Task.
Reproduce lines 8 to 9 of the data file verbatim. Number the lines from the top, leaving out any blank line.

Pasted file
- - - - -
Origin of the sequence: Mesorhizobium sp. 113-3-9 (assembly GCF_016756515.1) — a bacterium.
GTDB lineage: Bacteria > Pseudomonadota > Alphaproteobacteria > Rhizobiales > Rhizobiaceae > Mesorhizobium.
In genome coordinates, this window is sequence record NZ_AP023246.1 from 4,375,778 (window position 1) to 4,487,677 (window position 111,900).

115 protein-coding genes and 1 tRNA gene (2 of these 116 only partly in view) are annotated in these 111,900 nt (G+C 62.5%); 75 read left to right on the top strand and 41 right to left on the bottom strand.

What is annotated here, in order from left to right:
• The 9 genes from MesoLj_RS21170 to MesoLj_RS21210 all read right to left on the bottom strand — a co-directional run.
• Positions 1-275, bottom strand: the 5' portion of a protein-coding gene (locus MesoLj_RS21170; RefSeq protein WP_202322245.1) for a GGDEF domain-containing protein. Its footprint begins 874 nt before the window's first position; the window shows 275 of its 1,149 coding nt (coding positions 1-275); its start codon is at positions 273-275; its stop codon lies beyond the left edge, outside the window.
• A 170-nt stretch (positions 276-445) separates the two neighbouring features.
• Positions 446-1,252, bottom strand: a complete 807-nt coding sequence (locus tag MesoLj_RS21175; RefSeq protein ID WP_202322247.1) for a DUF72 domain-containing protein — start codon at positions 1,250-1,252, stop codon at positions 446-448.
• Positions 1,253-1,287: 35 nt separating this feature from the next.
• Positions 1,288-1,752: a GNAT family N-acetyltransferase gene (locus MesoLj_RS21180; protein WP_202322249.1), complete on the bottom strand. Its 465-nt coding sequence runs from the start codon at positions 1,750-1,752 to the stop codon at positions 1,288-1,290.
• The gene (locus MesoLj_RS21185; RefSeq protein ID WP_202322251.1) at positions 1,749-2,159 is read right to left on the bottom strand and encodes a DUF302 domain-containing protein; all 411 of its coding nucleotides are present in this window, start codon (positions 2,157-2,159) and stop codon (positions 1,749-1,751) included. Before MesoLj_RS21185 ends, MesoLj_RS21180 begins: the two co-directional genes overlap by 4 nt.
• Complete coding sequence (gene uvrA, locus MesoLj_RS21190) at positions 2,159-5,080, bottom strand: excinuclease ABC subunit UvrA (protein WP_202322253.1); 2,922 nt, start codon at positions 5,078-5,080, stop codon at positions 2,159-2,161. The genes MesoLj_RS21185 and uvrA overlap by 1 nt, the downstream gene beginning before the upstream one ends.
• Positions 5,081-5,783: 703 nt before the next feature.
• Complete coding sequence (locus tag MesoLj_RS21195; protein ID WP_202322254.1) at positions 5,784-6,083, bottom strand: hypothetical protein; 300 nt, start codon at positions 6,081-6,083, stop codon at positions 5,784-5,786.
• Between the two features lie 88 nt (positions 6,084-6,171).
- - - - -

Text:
• A 170-nt stretch (positions 276-445) separates the two neighbouring features.
• Positions 446-1,252, bottom strand: a complete 807-nt coding sequence (locus tag MesoLj_RS21175; RefSeq protein ID WP_202322247.1) for a DUF72 domain-containing protein — start codon at positions 1,250-1,252, stop codon at positions 446-448.